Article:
To lose weight, you must either eat fewer calories or burn more calories than you eat. To eat fewer calories, the most extreme diet would be to stop eating. But you wouldn’t be able to keep it up for long because hunger pains would soon force you to eat. Your hunger drive is incredibly strong, which is why there are stories of desperate, ship-wrecked people turning to cannibalism.

This is the problem with diets that limit calories and portion size. You’re always hungry, and it’s only a matter of time before your willpower gives out. Then you binge on food and eat back all of the calories you lost. Also, you’ve tricked your body into thinking it’s starving, so it holds on tightly to new calories. The overall effect is yo-yo weight swings that leave you fatter than before.

With lean protein, and fresh fruits and vegetables, you can eat as much as you want, and still lower your calorie intake. Fruits and vegetables contain a lot of water and fiber that fill up your stomach, and satisfy your appetite faster. In a review of 40 studies on vegetarian diets, researchers from the Physicians Committee for Responsible Medicine found that people on high-fiber vegetarian diets lost weight at the rate of about 1 pound per week, without exercise or calorie-counting6. They lost weight without feeling hungry because they ate as much fruits and vegetables as they wanted.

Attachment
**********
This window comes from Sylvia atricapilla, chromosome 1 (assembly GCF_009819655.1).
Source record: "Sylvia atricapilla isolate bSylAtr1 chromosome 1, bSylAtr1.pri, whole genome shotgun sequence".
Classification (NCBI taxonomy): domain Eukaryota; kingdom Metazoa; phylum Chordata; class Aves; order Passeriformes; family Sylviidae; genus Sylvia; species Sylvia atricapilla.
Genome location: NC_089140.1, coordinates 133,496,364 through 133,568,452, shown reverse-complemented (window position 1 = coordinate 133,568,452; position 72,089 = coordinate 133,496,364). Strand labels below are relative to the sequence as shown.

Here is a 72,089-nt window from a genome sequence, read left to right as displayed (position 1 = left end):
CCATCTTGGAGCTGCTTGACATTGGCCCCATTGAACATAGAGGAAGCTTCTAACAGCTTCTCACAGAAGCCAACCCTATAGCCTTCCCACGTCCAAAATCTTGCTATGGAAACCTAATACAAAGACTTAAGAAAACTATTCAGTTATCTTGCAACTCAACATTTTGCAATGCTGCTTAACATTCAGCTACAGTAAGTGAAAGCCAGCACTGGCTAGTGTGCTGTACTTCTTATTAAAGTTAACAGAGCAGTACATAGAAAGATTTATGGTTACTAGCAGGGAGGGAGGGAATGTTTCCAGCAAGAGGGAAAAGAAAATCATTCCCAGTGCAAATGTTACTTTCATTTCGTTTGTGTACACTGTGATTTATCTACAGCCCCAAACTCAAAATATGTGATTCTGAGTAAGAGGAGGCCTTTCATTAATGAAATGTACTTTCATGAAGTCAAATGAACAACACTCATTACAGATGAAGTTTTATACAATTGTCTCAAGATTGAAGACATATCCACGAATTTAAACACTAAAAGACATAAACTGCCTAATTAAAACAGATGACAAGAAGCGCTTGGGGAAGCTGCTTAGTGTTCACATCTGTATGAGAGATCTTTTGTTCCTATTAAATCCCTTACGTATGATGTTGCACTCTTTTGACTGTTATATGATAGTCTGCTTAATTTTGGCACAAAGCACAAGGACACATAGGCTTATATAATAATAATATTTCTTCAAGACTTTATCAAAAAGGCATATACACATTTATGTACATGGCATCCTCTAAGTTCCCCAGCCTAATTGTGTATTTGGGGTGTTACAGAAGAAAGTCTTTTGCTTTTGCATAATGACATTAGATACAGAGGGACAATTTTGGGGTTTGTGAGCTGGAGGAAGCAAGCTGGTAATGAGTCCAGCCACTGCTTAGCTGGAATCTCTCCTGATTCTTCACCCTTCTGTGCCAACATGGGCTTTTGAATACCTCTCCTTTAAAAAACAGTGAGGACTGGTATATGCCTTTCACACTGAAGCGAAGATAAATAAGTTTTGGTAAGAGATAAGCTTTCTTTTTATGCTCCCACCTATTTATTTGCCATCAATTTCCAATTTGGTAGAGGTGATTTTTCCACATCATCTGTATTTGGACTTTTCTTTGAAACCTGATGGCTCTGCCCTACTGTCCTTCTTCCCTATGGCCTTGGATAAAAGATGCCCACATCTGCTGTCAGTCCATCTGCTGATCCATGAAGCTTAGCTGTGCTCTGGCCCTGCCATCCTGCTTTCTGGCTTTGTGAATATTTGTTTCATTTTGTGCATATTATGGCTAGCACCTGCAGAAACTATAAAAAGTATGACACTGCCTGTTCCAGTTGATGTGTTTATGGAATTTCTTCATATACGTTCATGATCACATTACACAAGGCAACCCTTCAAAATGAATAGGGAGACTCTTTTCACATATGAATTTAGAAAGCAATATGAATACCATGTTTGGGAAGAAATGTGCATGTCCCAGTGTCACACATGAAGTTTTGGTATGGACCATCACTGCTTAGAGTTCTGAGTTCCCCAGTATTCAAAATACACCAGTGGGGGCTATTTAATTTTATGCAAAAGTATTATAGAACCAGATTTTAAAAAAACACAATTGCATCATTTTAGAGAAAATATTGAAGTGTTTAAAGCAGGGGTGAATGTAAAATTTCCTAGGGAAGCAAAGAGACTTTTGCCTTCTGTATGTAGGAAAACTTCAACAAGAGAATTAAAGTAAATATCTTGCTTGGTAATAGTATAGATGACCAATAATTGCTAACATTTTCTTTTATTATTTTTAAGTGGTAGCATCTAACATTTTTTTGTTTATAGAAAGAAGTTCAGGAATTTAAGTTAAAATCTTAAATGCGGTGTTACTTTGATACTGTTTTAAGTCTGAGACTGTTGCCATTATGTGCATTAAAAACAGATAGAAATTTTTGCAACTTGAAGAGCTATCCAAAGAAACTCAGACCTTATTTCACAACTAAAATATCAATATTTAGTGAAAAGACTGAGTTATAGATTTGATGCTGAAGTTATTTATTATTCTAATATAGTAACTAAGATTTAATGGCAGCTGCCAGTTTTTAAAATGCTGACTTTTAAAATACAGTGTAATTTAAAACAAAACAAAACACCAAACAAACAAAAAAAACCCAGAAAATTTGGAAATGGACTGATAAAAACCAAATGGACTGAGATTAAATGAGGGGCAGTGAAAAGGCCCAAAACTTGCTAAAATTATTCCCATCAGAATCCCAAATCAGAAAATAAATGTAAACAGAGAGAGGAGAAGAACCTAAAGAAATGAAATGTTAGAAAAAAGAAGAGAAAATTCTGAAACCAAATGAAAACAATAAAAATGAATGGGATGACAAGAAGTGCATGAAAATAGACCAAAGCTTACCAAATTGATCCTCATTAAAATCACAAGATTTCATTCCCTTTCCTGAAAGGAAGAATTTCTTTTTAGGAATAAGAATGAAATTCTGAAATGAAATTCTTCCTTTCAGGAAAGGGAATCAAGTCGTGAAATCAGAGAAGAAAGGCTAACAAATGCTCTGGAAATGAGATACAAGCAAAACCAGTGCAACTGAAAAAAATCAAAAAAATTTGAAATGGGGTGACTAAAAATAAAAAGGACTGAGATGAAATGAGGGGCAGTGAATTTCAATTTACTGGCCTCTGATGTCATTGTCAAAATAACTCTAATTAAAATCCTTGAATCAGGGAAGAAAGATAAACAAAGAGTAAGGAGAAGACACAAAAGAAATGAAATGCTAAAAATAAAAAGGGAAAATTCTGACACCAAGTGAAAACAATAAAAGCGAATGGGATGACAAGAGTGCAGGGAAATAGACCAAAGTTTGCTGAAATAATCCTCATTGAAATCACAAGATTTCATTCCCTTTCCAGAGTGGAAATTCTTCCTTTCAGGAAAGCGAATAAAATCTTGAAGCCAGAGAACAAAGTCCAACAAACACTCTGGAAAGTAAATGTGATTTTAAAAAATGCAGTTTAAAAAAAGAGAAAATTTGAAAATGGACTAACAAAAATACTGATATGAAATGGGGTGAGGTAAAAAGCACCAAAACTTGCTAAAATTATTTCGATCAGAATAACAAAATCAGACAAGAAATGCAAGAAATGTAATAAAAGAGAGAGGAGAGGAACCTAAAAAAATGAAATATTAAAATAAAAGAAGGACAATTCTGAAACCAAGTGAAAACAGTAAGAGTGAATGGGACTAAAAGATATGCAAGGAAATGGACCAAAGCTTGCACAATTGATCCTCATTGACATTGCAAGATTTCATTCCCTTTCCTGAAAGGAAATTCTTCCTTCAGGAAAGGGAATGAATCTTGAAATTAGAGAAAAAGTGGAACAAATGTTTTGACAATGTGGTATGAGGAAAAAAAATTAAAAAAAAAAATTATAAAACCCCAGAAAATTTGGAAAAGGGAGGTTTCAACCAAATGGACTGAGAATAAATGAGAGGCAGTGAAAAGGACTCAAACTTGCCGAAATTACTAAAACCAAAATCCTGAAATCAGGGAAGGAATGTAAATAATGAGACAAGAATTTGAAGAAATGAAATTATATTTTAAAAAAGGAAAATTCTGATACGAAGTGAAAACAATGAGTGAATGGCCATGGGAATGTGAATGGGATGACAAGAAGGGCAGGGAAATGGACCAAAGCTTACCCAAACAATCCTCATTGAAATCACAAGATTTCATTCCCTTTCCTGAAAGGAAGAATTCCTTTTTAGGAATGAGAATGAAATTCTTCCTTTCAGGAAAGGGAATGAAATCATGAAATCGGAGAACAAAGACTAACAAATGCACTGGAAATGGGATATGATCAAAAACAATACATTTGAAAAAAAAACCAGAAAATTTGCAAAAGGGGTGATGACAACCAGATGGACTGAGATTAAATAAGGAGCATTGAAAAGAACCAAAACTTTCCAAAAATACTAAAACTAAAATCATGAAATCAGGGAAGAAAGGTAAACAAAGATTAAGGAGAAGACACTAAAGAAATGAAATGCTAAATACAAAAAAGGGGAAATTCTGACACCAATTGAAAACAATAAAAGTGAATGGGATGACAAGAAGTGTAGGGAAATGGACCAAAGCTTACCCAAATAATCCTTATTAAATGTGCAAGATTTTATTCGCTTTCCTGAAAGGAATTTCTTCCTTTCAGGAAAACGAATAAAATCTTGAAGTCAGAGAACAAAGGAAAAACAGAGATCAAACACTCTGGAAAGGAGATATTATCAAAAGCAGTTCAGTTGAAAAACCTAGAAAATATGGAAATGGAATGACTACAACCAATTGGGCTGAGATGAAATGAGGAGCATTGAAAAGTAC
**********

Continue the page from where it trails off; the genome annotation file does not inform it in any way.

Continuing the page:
Protein is even better than fruits and vegetables when it comes to satisfying hunger7. In a study from the University of Washington, researchers found that participants lost an average of 11 pounds over 12 weeks when they increased their protein intake from 15 percent to 30 percent of their diet8. They felt full even though they were eating 441 fewer calories per day.

In a similar study from the Rowett Research Institute, British volunteers ate either a high-protein, high-fat, or high-carbohydrate meal for breakfast9. Researchers monitored volunteers’ feelings of hunger over the next 24 hours. The high-protein breakfast suppressed hunger pangs better than fat or carbohydrates.